Ludi Triumphales

In the Roman Empire of the 4th century, the Ludi Triumphales ("Triumphal Games") were games (ludi) held annually September 18–22 to commemorate the victory of Constantine over Licinius at Chalcedon in 324.[1] No description of these games has survived, but they are significant in the historical transformation of Roman religious and state institutions under the Christian emperors,[2] an era inaugurated by the conversion of Constantine. Forty-eight circus races (ludi circenses) are recorded for September 18, which was also celebrated as the birthday (dies natalis) of the emperor Trajan.[3]

Constantine I receiving a wreath from the Tyche of Constantinople (sardonyx cameo)

On the calendarEdit

The first day of the Ludi Triumphales—chosen in 335 for Constantine's elevation of his nephew as Caesar—coincided on the Roman calendar with the conclusion of the Ludi Romani ("Roman Games"), votive games for Jupiter Optimus Maximus ("Jupiter Best and Greatest"). The Roman Games were the oldest games instituted by the Romans, dating from 509 BC, and took up about half the month, running September 5–19 on the Julian calendar.[4] Typically, the last day of victory games would mark the date of the actual victory, which in the case of Chalcedon was September 18.[5] A five-day program of games would have placed the opening day of the Ludi Triumphales on September 13, the Ides, a religiously fraught day that Constantine presumably wished to avoid.[6]

The Ides of September occurred in the middle of the Roman Games, when a major banquet for Jupiter had been held since Rome's archaic period. In the earliest period of Roman history, a nail-driving ritual in the Temple of Jupiter marked the passing of the political year, with the consuls at that time taking office on the Ides.[7] The Byzantine antiquarian Johannes Lydus noted that this was one of three Roman new years: the priestly year began in January, the national in March, and the political cycle in September,[8] which was also the beginning of the Imperial Roman tax year.[9] The nail-driving ceremony occurred on the anniversary (dies natalis) of the temple, in a sacred space (templum) devoted to Minerva, on the right side of the shrine (aedes) of Jupiter.[10]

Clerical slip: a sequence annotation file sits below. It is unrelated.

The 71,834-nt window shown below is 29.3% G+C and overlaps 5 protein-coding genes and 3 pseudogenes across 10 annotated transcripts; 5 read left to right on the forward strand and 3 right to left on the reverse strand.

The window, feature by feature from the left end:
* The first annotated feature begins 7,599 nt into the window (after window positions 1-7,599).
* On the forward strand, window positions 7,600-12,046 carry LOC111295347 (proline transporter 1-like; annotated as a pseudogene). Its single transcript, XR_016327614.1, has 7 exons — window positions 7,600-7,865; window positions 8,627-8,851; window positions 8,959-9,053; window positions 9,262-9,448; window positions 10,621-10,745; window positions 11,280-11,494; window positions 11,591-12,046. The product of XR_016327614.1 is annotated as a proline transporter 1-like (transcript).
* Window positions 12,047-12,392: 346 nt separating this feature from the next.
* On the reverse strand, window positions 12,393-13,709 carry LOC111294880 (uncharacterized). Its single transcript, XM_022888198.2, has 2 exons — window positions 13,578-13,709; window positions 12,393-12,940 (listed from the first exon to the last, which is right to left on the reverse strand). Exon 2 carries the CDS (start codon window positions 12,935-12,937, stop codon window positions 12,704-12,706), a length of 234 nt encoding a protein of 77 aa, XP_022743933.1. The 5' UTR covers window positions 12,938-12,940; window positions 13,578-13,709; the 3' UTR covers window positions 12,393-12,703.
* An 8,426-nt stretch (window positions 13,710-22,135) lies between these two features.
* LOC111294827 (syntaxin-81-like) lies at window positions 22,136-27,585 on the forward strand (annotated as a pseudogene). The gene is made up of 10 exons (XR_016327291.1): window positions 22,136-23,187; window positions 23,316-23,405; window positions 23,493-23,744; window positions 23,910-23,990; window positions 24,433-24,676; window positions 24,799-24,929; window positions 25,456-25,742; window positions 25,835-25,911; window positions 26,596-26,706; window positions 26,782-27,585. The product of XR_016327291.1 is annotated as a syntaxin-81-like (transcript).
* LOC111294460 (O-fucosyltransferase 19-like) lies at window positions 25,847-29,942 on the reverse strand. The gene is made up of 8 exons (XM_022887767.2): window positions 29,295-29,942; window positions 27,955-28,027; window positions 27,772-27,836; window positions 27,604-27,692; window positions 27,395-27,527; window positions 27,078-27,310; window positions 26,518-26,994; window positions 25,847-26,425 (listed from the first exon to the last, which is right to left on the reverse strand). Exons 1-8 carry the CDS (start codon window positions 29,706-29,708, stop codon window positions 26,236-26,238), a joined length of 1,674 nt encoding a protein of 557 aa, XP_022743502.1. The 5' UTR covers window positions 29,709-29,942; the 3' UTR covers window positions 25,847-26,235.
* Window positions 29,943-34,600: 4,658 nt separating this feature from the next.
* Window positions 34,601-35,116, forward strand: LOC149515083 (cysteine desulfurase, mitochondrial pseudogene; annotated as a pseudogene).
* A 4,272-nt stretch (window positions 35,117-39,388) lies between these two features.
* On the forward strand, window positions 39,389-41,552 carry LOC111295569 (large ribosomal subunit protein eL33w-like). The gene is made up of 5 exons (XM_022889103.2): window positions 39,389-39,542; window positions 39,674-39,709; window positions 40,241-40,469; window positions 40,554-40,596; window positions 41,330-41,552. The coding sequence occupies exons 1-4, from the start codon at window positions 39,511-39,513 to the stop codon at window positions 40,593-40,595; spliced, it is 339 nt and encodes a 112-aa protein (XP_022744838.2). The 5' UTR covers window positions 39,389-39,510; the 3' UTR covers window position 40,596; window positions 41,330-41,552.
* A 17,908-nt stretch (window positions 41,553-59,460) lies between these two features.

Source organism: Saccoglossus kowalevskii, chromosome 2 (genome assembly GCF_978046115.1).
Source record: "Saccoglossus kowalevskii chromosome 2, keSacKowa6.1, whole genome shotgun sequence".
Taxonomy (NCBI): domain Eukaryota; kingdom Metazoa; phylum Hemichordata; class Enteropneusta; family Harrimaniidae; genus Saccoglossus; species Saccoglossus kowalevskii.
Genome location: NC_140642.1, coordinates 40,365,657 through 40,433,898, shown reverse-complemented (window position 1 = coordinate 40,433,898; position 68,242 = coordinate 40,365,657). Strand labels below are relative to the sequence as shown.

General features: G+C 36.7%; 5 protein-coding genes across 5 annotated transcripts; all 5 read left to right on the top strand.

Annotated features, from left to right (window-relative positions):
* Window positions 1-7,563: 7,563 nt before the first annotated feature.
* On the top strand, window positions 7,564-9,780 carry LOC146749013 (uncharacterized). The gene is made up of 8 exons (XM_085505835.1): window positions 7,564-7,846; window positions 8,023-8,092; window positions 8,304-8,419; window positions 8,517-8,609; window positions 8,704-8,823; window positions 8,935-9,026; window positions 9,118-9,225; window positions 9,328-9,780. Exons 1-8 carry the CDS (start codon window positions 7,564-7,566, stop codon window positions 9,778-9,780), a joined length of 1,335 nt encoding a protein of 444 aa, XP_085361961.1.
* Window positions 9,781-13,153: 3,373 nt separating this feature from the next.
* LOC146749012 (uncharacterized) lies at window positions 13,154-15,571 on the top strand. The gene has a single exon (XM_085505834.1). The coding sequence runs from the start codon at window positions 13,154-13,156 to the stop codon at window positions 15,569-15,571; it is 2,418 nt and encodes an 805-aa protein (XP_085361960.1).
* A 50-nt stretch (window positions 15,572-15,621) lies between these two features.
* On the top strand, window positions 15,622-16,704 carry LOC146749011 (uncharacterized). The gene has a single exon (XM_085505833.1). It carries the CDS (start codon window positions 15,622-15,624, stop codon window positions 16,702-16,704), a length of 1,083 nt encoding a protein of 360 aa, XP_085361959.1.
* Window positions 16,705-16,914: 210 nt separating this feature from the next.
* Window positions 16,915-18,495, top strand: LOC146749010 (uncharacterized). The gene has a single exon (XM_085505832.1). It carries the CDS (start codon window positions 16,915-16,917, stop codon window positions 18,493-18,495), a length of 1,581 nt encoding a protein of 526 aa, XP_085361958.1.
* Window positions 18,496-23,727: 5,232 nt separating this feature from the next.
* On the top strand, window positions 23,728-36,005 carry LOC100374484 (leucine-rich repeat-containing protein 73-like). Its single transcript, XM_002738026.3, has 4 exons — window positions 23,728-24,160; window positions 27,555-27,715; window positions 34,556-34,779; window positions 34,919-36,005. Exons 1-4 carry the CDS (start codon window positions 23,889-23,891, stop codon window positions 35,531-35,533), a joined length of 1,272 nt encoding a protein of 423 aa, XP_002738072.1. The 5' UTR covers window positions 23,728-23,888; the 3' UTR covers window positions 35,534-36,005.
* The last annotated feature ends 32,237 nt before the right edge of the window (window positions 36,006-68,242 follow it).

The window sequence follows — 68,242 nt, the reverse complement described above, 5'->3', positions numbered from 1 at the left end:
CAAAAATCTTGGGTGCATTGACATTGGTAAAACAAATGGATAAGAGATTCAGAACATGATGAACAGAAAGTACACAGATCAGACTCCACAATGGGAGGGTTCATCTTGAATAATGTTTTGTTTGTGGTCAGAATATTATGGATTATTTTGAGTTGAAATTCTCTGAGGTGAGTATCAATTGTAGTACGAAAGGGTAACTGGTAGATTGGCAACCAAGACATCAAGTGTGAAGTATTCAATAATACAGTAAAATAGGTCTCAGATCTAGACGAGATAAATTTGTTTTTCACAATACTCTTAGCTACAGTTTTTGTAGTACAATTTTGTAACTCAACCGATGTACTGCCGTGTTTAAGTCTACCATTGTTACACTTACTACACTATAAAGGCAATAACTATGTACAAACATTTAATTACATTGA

Victory gamesEdit

The Ludi Triumphales are one of nine imperial military victories recorded on the Calendar of Filocalus (354 AD). Eight of these are connected to the Constantinian dynasty, since the celebration of victory games is usually confined to the dynasty. The Triumphales began with the unusually high number of circus races on the opening day of September 18.[11]

See alsoEdit


  1. ^ Michael A. Fraser, "Constantine and the Encaenia," Studia Patristica (Peeters, 1997), vol 29, p. 26. The September date of the defeat is attested by an inscription (CIL I2 p. 272).
  2. ^ Michael McCormick, Eternal Victory: Triumphal Rulership in Late Antiquity, Byzantium and the Early Medieval West (Cambridge University Press, 1986, 1990), pp. 38–39.
  3. ^ Michele Renee Salzman, On Roman Time: The Codex Calendar of 354 and the Rhythms of Urban Life in Late Antiquity (University of California Press, 1990), p. 134.
  4. ^ H.H. Scullard, Festivals and Ceremonies of the Roman Republic (Cornell University Press, 1981), pp. 182–183.
  5. ^ Fraser, "Constantine and the Encaenia," p. 26.
  6. ^ Fraser, "Constantine and the Encaenia," p. 26.
  7. ^ J. Rufus Fears, "The Cult of Jupiter and Roman Imperial Ideology," Aufstieg und Niedergang der römischen Welt II.17.1 (1981), p. 12. T. Corey Brennan, The Praetorship in the Roman Republic (Oxford University Press, 2000), p. 21: The senior magistrate (praetor maximus, the chief magistrate with imperium) on the Ides of September drove a nail called the clavus annalis ("year-nail"). According to Festus (49 in the edition of Lindsay), "the year-nail was so called because it was fixed into the walls of the sacred aedes every year, so that the number of years could be reckoned by means of them". The custom has parallels in Etruscan culture in ceremonies associated with the goddess Nortia.
  8. ^ Michael Maas, John Lydus and the Roman Past (Routledge, 1992), p. 61.
  9. ^ Kevin Butcher, Roman Syria and the Near East (Getty Publications, 2003), pp. 122–123.
  10. ^ Livy, 7.3; Brennan, Praetorship, p. 21.
  11. ^ Salzman, On Roman Time, pp. 137–138.